An engineer's diary

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  1. [No. 39] The magnetic vector potential

    A is commonly used as the symbol for magnetic vector potential, just as B is used for flux-density or "induction", and H for mag…

    • [No. 38] What has the automobile ever done for the electric motor?

      From the provocative tone of the question, we might be led to expect an even more provocative answer : “nothing much”. Let’s see how wrong this is, and why.

      • [No. 37] Some essential features of the induction motor – 2

        In Column 36 we studied the cross-section of an induction motor with 36 slots, 30 rotor bars, and a 4-pole distributed winding. Just by looking at the features of the winding, we …

        • [No. 36] Some essential features of the induction motor – 1

          In Column 34 we deduced several inherent features of the synchronous reluctance motor merely by inspecting its cross-section and considering the main flux-paths, and here we will …

          • [No. 35] The position of wires in the slot

            In the armature of a permanent-magnet DC motor, the wires usually occupy a rather untidy pattern in the slot — not because there is anything wrong, but simply as a result of the w…

            • [No. 34] Some essential features of the synchronous reluctance motor

              In Column 31 we deduced several inherent features of the switched reluctance motor merely by inspecting its cross-section and considering the main flux-paths, and here we will do …

              • [No. 33] Transformations; and passing thoughts about rigour

                It is probably fair to say that most of us do not have much to do with the mathematics of transformation theory, yet much of what we do relies on the theory of one or more transfo…

                • [No. 32] Work of detent

                  Every type of electric motor has certain essential features. One way to begin to understand them is to make a drawing, and at the same time make a list of observed features and ch…

                  • [No. 31] Some essential features of the switched reluctance motor

                    Every type of electric motor has certain essential features. One way to begin to understand them is to make a drawing, and at the same time make a list of observed features and ch…

                    • [No. 30] Rotational EMF

                      In electrical machine theory we often hear the term rotational EMF. What exactly does it mean?“EMF” means “electro-motive force”. In electrical machine theory it is a voltage indu…

                      • [No. 29] Theory and practice in engineering training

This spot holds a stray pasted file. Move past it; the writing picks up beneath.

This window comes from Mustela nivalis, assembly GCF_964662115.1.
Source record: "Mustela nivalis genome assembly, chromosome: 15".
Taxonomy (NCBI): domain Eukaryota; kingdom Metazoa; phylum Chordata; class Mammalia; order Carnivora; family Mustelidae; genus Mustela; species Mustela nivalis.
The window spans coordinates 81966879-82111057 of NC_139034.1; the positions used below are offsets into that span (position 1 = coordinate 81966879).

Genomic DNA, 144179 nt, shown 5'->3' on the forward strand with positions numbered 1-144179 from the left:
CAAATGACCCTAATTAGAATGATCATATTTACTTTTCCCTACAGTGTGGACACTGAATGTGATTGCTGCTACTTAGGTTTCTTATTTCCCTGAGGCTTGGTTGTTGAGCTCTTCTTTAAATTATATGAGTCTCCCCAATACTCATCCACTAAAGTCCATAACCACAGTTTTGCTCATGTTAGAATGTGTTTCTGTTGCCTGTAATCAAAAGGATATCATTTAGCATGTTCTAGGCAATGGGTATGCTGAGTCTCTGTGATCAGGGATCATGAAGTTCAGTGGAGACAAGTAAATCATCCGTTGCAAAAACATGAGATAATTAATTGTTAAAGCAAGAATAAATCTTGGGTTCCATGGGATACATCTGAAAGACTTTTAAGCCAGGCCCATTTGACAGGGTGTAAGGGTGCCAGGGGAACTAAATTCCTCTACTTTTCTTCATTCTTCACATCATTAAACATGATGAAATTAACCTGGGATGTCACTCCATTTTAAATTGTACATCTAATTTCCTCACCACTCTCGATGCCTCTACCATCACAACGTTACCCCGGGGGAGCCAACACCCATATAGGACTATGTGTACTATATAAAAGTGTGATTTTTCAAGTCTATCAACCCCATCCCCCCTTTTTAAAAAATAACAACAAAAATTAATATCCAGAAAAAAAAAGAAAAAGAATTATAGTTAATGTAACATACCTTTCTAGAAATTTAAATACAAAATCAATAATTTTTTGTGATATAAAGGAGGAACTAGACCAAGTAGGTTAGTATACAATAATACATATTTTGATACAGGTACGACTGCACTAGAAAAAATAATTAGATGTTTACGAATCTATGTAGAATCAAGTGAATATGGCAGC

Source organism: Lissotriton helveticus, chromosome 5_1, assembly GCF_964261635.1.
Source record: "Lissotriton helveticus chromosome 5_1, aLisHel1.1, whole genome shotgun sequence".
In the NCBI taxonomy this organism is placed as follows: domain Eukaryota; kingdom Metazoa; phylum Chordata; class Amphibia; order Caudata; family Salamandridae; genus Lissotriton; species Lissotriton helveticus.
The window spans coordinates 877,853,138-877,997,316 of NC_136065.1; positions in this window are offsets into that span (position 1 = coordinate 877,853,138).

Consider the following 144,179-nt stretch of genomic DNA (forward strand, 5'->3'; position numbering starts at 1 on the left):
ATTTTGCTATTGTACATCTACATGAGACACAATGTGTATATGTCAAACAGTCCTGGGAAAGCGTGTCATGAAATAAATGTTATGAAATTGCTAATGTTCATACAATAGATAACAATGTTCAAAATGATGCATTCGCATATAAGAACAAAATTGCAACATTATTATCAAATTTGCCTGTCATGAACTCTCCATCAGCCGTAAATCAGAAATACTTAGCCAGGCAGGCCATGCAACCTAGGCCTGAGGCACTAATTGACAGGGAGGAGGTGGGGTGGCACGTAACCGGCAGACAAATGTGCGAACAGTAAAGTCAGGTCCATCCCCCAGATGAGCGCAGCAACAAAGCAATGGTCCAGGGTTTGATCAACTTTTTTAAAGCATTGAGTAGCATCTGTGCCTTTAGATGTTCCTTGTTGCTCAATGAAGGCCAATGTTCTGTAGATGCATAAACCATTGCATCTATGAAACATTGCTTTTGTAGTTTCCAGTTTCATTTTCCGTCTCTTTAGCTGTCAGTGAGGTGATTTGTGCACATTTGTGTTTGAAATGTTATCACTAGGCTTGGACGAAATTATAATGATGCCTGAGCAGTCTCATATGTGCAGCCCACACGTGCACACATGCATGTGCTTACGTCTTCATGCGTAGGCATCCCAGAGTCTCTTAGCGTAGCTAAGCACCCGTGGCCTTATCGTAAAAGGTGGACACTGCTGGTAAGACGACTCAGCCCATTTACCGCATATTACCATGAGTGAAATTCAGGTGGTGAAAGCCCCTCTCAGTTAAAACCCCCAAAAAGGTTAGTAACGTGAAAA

The training and education of engineers is hurt by the pandemic and the associated restrictions imposed everywhere We hear of the difficulties experienced by schools and colleges,…

                        • [No. 28] Notional equations in engineering

                          On the telephone recently my 8-year-old grandson asked if I knew the equation E = mc^2. When I said I’d heard of it, he proceeded to explain: E is energy, m is mass, and c is the …

                          • [No. 27] Loss Segregation

                            Like many quotations, this is a shocking example of quoting someone out of context. It comes from Cyril G. Veinott, writing in 1935, [1]. That sentence is followed by seven others…

                            • [No. 26] The remarkable work of Rosa and Grover

                              Fig. 1 Two coilsOne of my teachers (Dr. Thomas Foord) gave undergraduate lectures that were so clear, I feel as though I could repeat them nearly 55 years later. Of course I coul…

                              • [No. 25] Constructing and reading the flux-weakening phasor diagram

                                This article concerns the permanent-magnet brushless AC motor. We’re going to review the phasor diagram, which has been the basis of AC motor theory for about 120 years. We will c…

                                • [No. 24] Synchronous torques in induction motors

                                  Fig. 1 shows two types of irregularity in the speed/torque characteristic of an induction motor — the asynchronous torque dip and the synchronous torque dip. These are sometimes c…

                                  PROFILE

                                  Prof. Miller was educated at the universities of Glasgow and Leeds, U.K., and served an industrial apprenticeship with Tube Investments Ltd. He worked for G.E.C. in the U.K. and General Electric in the United States. From 1986-2011 he was professor of electric power engineering at the university of Glasgow, where he founded the Scottish Power Electronics and Electric Drives Consortium. He has published more than 200 papers and 10 books and 10 patents, and he has given many training courses. He has consulted for several industrial companies in Europe, Japan and the United States. He is a Life Fellow of I.E.E.E. and in 2008 he was awarded the Nikola Tesla award.

                                  The Green Book: “Design of Brushless Permanent-Magnet Machines”